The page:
Ishmael Butler aka Palaceer Lazaro of Shabazz Palaces (All Photos by Daniel Ahrendt)
Shabazz Palaces has captured international attention through their recordings, supplying a molasses of experimental hip-hop that Seattle and fans around the world are quickly growing sweet teeth for. Their newest record Lese Majesty is a smoothly woven gleaming collage of sunbursts, one fading into the other in a pleasant and virile fashion. That pleasure took on a different form when Shabazz Palaces performed at the Lese Majesty album release at Neumos last Friday, one fueled by tireless attitude, improvisation, and shaping tunes in new ways. Ishmael Butler and Tendai Maraire work together naturally without a care on their faces to create an evolving live show the likes of which is hardly seen in hip-hop.
The duo played for nearly two hours without looking the slightest bit fatigued, mixing new tracks from Lese Majesty with material from their 2009 EPs. Dougie, who performed a good deal on those early EPs, even stepped on the stage for a few tracks. This large diversity of material was driven home not simply by how well each track was performed, but by Shabazz Palaces essentially mixing and transitioning from whatever they wanted to whatever they wanted. Some tracks off of their first full length album Black Up received brand new backing beats and new pacing for Butler to rap to, flowing into a surprise transition to Lese Majesty grooves. Butler seamlessly raps in his cosmic drawl while keeping his sampler occupied and alive, with plenty of time to swagger at the crowd. Maraire weaves fantastic textures from his voice and percussion instruments, often driving the point home with a stripped down conventional drum kit. Some of the rhythms Shabazz Palaces create when they simply decide to riff on each other through tom, high hat, and drum machine were as exciting as the most intense moments in Butler’s raps. Combine that improvisation with the clear communication allowing them to slow down and speed up so smoothly and you have professionals plain and simple. This is hip-hop that can take a term like “experimental” and really show the audience what that means and how to do it right.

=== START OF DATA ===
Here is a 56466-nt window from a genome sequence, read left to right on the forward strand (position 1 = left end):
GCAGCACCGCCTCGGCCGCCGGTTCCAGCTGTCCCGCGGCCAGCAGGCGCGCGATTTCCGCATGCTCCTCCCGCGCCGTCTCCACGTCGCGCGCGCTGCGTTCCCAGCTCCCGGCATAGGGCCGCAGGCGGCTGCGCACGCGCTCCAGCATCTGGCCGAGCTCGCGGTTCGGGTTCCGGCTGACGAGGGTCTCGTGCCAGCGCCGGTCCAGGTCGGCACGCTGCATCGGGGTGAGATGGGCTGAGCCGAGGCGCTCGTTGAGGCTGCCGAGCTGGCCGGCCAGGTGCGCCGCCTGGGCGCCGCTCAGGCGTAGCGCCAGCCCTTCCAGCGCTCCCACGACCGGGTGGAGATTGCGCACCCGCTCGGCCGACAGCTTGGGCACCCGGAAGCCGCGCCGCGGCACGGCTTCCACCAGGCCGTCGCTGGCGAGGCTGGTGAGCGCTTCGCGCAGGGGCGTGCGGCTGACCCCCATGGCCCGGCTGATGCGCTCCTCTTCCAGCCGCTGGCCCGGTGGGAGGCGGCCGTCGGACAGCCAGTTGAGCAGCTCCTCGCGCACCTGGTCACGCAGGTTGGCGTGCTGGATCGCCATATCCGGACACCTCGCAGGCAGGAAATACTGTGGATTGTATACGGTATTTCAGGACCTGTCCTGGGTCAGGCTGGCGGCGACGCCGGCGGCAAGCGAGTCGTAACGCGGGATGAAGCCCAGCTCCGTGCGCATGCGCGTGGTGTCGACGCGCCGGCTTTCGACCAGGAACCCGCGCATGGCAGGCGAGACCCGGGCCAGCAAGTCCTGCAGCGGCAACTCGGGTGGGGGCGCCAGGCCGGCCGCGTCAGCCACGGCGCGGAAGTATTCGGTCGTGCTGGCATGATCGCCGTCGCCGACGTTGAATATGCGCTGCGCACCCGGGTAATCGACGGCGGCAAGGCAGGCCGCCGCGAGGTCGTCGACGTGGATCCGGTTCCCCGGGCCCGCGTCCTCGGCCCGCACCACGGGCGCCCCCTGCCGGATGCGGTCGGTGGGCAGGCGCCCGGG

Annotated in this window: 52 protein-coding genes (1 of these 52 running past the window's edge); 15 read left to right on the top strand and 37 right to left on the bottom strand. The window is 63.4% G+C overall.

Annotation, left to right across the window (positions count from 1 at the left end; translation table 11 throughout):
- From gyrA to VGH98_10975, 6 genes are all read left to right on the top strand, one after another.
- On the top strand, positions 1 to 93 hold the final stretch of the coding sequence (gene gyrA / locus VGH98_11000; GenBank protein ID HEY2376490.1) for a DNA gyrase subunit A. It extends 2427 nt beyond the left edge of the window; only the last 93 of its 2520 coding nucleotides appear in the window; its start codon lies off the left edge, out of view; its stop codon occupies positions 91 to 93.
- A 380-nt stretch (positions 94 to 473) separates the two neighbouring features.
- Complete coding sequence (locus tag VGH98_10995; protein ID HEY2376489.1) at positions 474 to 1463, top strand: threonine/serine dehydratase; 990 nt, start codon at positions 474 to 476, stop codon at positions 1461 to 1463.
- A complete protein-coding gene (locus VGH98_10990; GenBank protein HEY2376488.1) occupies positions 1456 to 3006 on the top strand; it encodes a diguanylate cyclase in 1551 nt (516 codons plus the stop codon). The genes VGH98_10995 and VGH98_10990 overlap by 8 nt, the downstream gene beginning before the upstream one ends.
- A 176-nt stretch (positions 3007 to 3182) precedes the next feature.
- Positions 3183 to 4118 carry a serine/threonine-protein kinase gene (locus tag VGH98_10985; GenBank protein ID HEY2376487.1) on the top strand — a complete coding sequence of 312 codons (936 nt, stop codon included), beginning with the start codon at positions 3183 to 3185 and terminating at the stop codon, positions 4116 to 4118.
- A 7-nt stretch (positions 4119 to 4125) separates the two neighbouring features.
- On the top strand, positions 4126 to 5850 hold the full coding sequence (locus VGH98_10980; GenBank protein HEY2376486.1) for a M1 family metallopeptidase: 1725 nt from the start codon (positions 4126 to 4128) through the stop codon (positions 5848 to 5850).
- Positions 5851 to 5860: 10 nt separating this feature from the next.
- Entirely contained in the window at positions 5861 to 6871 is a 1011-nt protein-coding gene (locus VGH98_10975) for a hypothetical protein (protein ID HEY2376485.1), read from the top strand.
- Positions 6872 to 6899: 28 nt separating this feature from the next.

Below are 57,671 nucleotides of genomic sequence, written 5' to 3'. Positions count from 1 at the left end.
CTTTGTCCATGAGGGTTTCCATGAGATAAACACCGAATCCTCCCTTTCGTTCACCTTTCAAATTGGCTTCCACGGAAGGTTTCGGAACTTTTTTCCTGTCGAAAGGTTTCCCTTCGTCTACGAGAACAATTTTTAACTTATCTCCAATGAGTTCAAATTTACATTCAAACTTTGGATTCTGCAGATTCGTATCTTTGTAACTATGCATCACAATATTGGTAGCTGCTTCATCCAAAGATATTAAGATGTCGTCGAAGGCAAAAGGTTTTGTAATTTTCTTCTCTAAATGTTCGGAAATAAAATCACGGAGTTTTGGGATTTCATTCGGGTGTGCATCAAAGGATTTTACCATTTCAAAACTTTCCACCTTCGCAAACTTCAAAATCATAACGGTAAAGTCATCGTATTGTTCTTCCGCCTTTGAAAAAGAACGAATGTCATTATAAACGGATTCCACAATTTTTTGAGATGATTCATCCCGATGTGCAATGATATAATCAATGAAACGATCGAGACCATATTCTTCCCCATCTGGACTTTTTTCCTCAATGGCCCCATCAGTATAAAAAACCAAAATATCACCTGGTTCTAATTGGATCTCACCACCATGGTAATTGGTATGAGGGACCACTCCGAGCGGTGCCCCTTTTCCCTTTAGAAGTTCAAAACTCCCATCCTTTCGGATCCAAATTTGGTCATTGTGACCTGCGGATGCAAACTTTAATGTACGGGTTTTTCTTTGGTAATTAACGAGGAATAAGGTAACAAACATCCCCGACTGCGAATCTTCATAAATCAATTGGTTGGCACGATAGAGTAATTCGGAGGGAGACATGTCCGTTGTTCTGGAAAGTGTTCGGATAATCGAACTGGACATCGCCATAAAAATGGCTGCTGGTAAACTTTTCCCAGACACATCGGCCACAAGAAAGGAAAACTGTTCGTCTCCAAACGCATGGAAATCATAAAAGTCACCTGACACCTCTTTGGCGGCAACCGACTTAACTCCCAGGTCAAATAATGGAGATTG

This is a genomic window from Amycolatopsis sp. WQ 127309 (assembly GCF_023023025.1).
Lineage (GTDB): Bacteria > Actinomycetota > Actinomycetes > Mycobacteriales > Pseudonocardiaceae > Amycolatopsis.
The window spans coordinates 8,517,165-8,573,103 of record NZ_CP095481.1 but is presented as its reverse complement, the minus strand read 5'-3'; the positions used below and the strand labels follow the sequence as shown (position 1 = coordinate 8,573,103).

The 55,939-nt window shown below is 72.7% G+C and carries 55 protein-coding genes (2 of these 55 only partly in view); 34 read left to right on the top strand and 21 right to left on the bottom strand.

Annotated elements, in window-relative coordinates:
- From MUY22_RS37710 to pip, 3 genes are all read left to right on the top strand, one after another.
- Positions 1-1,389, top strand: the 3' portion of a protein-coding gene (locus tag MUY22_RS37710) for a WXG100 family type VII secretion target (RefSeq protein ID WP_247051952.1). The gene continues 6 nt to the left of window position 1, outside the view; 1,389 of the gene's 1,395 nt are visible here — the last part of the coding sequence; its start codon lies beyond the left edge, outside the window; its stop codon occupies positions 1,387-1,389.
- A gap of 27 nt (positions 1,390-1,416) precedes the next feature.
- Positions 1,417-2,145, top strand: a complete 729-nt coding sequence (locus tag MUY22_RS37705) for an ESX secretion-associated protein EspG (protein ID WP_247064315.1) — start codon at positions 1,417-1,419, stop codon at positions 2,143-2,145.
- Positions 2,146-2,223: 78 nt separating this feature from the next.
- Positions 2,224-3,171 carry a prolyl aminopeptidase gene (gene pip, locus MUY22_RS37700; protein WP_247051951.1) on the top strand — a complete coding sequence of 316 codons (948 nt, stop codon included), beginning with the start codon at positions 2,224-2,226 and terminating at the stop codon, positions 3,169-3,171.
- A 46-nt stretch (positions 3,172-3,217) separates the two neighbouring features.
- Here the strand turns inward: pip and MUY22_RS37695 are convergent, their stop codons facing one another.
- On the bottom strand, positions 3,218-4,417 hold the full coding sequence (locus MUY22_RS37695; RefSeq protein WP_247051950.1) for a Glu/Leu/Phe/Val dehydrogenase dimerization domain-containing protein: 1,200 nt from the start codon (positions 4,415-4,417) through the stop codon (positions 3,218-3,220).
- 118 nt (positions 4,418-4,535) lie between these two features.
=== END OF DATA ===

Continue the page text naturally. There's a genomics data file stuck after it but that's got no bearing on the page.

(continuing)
On top of their thoroughly composed presence and spectacular musicianship, these two had the ’80s hip-hop dress and choreography down pat. Style, skill, and originality on stage make Shabazz Palaces one of the best live hip-hop acts around. Local Porter Ray opened, bringing with him a group of fellow musicians who turned the stage into a place you just wanted to hang on. Ray’s smooth as crystal delivery was accentuated by two other skilled emcees, a dazzling singer, and a DJ, all of whom looked ecstatic to be there, a feeling the audience seemed to very much share.
Check out plenty more photos of Shabazz Palaces and Porter Ray below as well as this clip of Shabazz Palaces performing “Kill White T”.